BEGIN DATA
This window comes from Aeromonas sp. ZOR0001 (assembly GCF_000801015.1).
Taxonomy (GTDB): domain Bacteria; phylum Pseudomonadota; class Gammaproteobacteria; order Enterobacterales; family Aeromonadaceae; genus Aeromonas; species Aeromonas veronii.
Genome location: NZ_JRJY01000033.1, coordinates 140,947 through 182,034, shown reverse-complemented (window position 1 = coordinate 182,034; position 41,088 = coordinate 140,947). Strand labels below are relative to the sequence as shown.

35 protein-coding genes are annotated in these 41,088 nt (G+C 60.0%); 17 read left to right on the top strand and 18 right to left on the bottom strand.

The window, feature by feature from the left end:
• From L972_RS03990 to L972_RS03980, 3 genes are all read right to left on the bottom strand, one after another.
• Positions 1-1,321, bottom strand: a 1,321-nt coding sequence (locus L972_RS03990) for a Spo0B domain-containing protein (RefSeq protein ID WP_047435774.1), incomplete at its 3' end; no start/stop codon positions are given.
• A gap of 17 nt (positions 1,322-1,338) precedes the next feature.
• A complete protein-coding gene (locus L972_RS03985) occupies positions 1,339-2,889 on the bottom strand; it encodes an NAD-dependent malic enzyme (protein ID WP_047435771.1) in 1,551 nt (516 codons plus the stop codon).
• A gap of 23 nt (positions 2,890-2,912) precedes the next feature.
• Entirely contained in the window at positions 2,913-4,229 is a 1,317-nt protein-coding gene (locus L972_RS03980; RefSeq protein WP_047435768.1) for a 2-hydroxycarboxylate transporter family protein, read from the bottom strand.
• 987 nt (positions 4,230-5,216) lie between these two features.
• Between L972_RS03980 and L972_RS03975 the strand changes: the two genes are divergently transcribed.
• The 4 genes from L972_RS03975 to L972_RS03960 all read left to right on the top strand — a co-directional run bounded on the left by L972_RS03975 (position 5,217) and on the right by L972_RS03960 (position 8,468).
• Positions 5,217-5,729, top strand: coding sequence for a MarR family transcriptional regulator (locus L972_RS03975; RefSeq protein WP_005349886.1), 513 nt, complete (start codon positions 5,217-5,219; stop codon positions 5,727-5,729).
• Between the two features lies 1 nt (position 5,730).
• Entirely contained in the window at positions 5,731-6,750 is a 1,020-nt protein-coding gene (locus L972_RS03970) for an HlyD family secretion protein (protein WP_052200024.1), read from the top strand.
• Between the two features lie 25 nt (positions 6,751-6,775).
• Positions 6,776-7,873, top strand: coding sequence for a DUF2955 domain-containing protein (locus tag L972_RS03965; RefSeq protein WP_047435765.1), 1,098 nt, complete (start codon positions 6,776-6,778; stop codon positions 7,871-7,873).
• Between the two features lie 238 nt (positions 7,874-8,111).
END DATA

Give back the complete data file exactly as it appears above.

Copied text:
This window comes from Aeromonas sp. ZOR0001 (assembly GCF_000801015.1).
Taxonomy (GTDB): domain Bacteria; phylum Pseudomonadota; class Gammaproteobacteria; order Enterobacterales; family Aeromonadaceae; genus Aeromonas; species Aeromonas veronii.
Genome location: NZ_JRJY01000033.1, coordinates 140,947 through 182,034, shown reverse-complemented (window position 1 = coordinate 182,034; position 41,088 = coordinate 140,947). Strand labels below are relative to the sequence as shown.

35 protein-coding genes are annotated in these 41,088 nt (G+C 60.0%); 17 read left to right on the top strand and 18 right to left on the bottom strand.

The window, feature by feature from the left end:
• From L972_RS03990 to L972_RS03980, 3 genes are all read right to left on the bottom strand, one after another.
• Positions 1-1,321, bottom strand: a 1,321-nt coding sequence (locus L972_RS03990) for a Spo0B domain-containing protein (RefSeq protein ID WP_047435774.1), incomplete at its 3' end; no start/stop codon positions are given.
• A gap of 17 nt (positions 1,322-1,338) precedes the next feature.
• A complete protein-coding gene (locus L972_RS03985) occupies positions 1,339-2,889 on the bottom strand; it encodes an NAD-dependent malic enzyme (protein ID WP_047435771.1) in 1,551 nt (516 codons plus the stop codon).
• A gap of 23 nt (positions 2,890-2,912) precedes the next feature.
• Entirely contained in the window at positions 2,913-4,229 is a 1,317-nt protein-coding gene (locus L972_RS03980; RefSeq protein WP_047435768.1) for a 2-hydroxycarboxylate transporter family protein, read from the bottom strand.
• 987 nt (positions 4,230-5,216) lie between these two features.
• Between L972_RS03980 and L972_RS03975 the strand changes: the two genes are divergently transcribed.
• The 4 genes from L972_RS03975 to L972_RS03960 all read left to right on the top strand — a co-directional run bounded on the left by L972_RS03975 (position 5,217) and on the right by L972_RS03960 (position 8,468).
• Positions 5,217-5,729, top strand: coding sequence for a MarR family transcriptional regulator (locus L972_RS03975; RefSeq protein WP_005349886.1), 513 nt, complete (start codon positions 5,217-5,219; stop codon positions 5,727-5,729).
• Between the two features lies 1 nt (position 5,730).
• Entirely contained in the window at positions 5,731-6,750 is a 1,020-nt protein-coding gene (locus L972_RS03970) for an HlyD family secretion protein (protein WP_052200024.1), read from the top strand.
• Between the two features lie 25 nt (positions 6,751-6,775).
• Positions 6,776-7,873, top strand: coding sequence for a DUF2955 domain-containing protein (locus tag L972_RS03965; RefSeq protein WP_047435765.1), 1,098 nt, complete (start codon positions 6,776-6,778; stop codon positions 7,871-7,873).
• Between the two features lie 238 nt (positions 7,874-8,111).